Google thwarted one of the biggest ddos ​​attacks ever

Google thwarted one of the biggest ddos ​​attacks ever

Google said it had blocked one of the largest ddos ​​attacks ever recorded, which occurred on June 1 against one of its customers. A distributed denial of service (ddos) attack is an attempt to overload a site or portal with too many requests. In this way the service is flooded with traffic from the network and the final effect is as if so many people are trying to enter through a door that is too narrow all together.

In the case of the attack in question, the requests for access to the site peaked at forty-six million every second. "To give a measure of the size of the attack - explained Emil Kiner and Satya Konduro, two Google specialists, in a post on the company blog - it was like receiving all the daily Wikipedia traffic in just ten seconds".

The peak of 46 million requests per second during the ddos ​​attack. Source: Google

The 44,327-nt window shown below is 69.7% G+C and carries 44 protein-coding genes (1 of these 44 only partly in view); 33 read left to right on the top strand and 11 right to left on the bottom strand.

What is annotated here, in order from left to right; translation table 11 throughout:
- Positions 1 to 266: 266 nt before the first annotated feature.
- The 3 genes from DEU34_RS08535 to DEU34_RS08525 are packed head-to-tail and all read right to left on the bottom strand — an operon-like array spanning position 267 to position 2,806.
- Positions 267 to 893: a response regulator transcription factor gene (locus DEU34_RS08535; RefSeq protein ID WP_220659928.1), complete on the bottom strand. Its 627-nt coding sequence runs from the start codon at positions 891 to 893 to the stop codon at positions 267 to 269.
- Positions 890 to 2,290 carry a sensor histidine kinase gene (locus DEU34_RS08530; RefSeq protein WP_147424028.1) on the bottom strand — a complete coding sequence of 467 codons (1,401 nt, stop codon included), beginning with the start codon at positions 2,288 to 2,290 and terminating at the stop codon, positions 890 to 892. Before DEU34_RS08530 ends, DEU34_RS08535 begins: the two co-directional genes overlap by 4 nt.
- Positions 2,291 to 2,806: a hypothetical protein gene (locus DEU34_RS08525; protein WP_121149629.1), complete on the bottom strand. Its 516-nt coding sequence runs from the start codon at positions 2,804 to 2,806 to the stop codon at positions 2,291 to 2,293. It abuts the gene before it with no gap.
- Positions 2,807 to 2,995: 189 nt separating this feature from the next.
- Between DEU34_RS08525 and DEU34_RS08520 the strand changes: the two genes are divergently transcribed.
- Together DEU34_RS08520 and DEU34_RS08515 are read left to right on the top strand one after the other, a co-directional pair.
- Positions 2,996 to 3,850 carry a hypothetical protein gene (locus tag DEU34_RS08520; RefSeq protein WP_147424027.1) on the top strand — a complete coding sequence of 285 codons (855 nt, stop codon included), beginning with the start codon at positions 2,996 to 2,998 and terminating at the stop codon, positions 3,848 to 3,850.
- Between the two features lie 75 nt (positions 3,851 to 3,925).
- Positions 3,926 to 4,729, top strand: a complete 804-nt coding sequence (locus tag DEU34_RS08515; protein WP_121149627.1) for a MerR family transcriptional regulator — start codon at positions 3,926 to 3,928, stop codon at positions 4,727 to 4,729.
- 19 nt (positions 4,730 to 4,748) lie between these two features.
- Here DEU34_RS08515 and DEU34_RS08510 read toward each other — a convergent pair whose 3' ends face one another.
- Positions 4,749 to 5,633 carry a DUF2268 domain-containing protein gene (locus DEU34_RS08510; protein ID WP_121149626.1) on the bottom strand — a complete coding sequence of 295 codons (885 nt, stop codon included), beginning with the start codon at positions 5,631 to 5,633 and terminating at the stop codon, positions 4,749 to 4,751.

The customer used Google Cloud Armor, a service specially designed to protect against ddos ​​attacks. The one that took place in June is, according to the Mountain View giant, the largest ddos ​​that has exploited the https protocol to have ever been conducted. The ddos ​​https assaults require more computational resources, as they have to use a large number of encrypted requests to get to the goal. This also makes them more expensive for victims to foil.

2022 has seen an increase in the number and severity of ddos ​​attacks. In April, CloudFlare thwarted one against a cryptocurrency platform - the peak was fifteen million requests per second. During the second week of June, CloudFlare also announced that it had blocked an https ddos ​​from twenty-six million requests per second. Cybersecurity firm Radware reports more than 200% growth in these types of attacks compared to the first half of 2021. Kaspersky, another cybersecurity company, notes that the first quarter of 2022 was a record period for ddos. Both companies speculate that the growth in attacks is linked to the Russian invasion of Ukraine.

Google experts have speculated that the attack in early June came from a botnet called Meris, responsible for record-breaking ddos ​​attacks, between 2021 and 2022. In all, it lasted just over an hour (69 minutes). The requests came from more than five thousand different IP addresses, located in 132 countries.